On the heels of its Pereira-Gomez decision on Friday, the Second Circuit issued a new opinion in United States v. Barrett, which is available here.
In Barrett, the Circuit held that 18 U.S.C. 924(c)(3)(B) is not unconstitutionally vague because “factfinding as to the violent nature of the predicate offense and the risk of physical force in its commission can be made by the trial jury in deciding the defendant’s guilt, thus avoiding both the Sixth Amendment and due process vagueness concerns at issue in Dimaya and Johnson.” The Court held that the fact that Barrett’s jury did not make a finding regarding force was harmless error in light of the specific facts of his case. The Circuit further held that a Hobbs Act Robbery conspiracy is a crime of violence because the object of the conspiracy, the Hobbs Act Robbery, is a crime of violence. “[T]his court has held that the agreement element of conspiracy so heightens the likelihood that the violent objective will be achieved that the conspiracy itself can be held categorically to present a substantial risk of physical force,” and here concludes that Dimaya and Johnson do not alter Circuit precedent that supports the conclusion that a Hobbs Act conspiracy is a crime of violence.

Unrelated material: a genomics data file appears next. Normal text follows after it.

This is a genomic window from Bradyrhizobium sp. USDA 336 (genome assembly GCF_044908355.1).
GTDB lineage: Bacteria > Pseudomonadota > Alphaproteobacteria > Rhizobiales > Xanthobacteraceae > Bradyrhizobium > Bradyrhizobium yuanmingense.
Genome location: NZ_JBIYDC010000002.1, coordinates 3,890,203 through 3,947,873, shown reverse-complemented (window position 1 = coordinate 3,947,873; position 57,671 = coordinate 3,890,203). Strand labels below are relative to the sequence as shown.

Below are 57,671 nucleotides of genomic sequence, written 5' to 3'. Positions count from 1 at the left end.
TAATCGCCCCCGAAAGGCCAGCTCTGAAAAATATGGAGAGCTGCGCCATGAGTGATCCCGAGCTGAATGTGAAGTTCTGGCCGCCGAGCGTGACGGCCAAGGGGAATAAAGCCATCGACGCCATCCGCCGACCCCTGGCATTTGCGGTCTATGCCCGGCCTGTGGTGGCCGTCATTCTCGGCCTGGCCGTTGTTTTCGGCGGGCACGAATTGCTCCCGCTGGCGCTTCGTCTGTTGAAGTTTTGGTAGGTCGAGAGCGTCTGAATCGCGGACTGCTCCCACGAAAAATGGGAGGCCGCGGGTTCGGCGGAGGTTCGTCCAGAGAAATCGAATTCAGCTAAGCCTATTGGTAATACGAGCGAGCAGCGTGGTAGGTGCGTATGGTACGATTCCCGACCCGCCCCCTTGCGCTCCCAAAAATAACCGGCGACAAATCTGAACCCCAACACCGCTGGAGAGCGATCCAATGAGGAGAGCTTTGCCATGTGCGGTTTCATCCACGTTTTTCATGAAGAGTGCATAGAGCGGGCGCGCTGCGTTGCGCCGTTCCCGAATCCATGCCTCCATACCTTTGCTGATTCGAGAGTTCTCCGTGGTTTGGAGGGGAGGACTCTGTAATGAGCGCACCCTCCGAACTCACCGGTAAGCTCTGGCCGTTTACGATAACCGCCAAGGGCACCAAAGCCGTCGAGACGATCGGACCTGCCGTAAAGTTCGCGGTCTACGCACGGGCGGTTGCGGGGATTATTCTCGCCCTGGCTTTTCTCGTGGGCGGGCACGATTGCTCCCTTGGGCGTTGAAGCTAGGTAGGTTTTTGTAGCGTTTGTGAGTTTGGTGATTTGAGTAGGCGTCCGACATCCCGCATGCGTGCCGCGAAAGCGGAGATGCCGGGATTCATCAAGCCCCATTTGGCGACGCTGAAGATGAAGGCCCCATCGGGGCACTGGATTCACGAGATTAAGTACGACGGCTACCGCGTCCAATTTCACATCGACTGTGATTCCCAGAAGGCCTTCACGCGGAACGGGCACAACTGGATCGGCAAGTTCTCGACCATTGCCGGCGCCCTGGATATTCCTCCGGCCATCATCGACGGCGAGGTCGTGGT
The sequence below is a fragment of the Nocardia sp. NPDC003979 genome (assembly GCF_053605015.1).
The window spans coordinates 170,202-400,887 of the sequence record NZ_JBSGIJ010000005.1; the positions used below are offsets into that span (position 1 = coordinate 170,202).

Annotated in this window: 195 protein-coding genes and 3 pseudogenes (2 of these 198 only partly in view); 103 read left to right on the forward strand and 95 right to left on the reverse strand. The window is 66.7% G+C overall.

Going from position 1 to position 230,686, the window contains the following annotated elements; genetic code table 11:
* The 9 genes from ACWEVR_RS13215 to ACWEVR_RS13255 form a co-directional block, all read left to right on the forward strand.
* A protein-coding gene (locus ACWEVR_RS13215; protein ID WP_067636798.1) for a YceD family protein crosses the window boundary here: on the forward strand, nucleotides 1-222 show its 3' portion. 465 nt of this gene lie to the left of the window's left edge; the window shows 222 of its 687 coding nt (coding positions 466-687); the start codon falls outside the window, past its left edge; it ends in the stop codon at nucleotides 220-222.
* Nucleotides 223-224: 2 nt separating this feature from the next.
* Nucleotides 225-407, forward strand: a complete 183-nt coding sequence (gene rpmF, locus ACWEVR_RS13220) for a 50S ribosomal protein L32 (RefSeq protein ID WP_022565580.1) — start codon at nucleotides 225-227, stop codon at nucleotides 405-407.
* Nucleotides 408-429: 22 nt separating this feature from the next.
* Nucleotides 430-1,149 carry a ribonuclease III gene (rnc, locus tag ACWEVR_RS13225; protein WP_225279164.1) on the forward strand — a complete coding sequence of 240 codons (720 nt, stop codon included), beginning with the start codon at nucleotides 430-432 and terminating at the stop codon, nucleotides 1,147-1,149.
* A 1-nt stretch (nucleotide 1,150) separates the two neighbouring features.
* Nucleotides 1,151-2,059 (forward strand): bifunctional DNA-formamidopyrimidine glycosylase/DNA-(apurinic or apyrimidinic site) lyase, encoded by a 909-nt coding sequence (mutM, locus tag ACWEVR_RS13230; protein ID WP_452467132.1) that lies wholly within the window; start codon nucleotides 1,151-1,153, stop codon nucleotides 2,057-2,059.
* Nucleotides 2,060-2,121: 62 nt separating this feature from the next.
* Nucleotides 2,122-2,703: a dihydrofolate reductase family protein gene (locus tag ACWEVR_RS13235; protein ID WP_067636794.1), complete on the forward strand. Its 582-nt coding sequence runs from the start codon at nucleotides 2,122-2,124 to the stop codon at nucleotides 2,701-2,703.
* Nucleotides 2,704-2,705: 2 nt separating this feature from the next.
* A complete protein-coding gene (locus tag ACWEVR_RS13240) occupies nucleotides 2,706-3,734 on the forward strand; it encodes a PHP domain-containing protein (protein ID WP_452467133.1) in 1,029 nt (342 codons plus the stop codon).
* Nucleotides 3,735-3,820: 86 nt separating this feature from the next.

The Second Circuit’s decision in Barrett is in conflict with decisions from other Circuits. Counsel should continue to preserve the issues regarding 18 U.S.C. 924(c) and whether a conspiracy can be a crime of violence. Stay tuned here for additional guidance and updates regarding petitions for rehearing.